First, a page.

1. Start small.
Don't push yourself to do too much. Purchase some books from a bookstore, look in the Chinese Culture and Languages sections to teach yourself the basics. If you can, contact a friend who lives in China, Taiwan, or any Chinese speaking country, and they can get really good books from there. If you don't have one, try to find online pen pals !
2. Test yourself and have others test you.
But remember, this isn't an exam; it's helping you become fluent in Chinese.
3. Find opportunities to practice what you learn.
Maybe there's a Chinese restaurant down the road. If there are Chinese people there, go in and greet them in Chinese! You don't need to buy their food. They will be delighted that you are taking an interest in their culture. If you can't find any, go to Chinatown. Maybe one of your neighbors speaks Chinese. Make sure they speak Mandarin, though, or it could mean a very embarrassing visit!
4. Don't be too harsh on yourself.
Learning a language is a gradual process - you have to keep at it. Chinese is one of the hardest languages to learn, so take your time.
5. If all self-teaching attempts fail, try taking a class in Chinese.
With the growth of Asian neighborhoods around the country, many classes taught by volunteers have popped up. They range in cost from $300 to $500 or more per year, plus other costs. You can also try an online Mandarin school.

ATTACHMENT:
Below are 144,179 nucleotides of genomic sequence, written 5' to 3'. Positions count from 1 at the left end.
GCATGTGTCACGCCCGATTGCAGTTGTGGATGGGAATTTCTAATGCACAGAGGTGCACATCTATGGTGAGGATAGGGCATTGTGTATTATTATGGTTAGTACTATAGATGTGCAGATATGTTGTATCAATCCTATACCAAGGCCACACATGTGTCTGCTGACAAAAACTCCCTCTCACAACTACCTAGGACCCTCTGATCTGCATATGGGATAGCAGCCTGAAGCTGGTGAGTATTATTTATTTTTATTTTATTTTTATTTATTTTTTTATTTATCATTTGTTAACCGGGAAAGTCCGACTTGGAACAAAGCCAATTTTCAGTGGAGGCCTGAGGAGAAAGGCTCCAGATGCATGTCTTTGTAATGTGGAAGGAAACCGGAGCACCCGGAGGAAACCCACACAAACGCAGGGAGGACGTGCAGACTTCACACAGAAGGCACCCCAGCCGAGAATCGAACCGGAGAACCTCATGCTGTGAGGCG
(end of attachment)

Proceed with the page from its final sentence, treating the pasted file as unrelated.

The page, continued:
6. Know your best way to learn.
Do you learn best by rewriting phrases? Rereading? Saying them out aloud? Hearing them said aloud? If you are not sure, practice differently with new unique ways to help you remember.
7. Rewrite every phase or word on the page.
This will help - as you can always refer to it if you have trouble.
8. Learn the tones.
There are four tones. One type of tone is usually over each Chinese word. Each tone type is drawn over the word 'ma' to show the different ways of pronouncing it.
- The first tone is a high, flat tone. Your voice stays flat, with no rise or dip in the way it sounds. e.g.
- The second tone is a rising tone. Your voice rises when you say this, sort of as if you were asking someone to repeat something by saying "huh?" or "what?"
- The third tone is a dipping tone. The way you say the word goes down then up. Such as when you say the letter "B". When two third tone syllables are near each other, the first one retains its third tone sound while the next takes the sound of the fourth tone. Also, unless at the end of a sentence or in the case aforementioned, the third tone just sounds like a second tone starting slightly lower.
- The fourth tone is a lowering tone. Just say the whole word as if your voice is becoming more manly, or as if you're reading a book and have come across something new and interesting and are saying "huh". Easy enough? If not, don't fret. It's definitely recommended to hear the tones demonstrated from a native speaker, since it's hard to get an idea of what they sound like purely through text.
9. Say hello.
The Chinese say 'Hello' as "Ni Hao". This is pronounced: Nee How. To pronounce this word correctly, you should use tone 2 (rising) for Ni and tone 3 (dipping) for Hao. Usually 'Ni' is in the 3rd tone but in this expression it changes to 2nd. Don't worry about the details of that yet, it'll be explained in more detail as you progress with Chinese. Ni-(nee) means you, literally, in Chinese, and Hao (how) means good. So they are basically saying "You are good", but in Mandarin it is interpreted as "Hello!".